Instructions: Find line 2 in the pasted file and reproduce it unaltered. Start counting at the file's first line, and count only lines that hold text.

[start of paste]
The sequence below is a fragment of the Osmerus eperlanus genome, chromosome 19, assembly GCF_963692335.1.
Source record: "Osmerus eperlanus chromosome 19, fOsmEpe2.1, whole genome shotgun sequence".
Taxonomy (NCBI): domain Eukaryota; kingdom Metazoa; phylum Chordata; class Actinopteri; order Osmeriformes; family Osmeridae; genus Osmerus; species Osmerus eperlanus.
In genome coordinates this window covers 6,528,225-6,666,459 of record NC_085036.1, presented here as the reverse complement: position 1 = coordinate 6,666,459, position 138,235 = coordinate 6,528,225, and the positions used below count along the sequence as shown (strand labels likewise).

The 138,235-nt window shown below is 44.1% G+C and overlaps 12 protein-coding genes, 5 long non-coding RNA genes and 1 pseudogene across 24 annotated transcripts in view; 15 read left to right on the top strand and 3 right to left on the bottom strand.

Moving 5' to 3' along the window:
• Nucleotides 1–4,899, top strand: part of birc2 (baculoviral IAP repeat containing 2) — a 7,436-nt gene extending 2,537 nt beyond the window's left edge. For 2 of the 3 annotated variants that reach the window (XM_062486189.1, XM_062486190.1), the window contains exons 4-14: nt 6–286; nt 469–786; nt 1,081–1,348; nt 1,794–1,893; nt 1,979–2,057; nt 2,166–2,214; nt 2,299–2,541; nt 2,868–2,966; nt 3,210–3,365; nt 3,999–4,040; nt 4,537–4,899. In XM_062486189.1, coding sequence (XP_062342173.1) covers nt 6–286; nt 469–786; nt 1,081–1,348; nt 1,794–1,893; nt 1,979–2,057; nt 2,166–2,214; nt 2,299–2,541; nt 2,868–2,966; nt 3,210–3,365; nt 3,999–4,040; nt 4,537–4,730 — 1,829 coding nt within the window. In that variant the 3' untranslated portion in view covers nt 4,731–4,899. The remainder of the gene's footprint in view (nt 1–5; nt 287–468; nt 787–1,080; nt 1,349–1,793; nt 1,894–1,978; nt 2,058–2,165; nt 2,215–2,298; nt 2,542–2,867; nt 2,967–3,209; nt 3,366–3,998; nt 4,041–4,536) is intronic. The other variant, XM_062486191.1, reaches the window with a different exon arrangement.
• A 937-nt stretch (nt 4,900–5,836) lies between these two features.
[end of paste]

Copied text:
Source record: "Osmerus eperlanus chromosome 19, fOsmEpe2.1, whole genome shotgun sequence".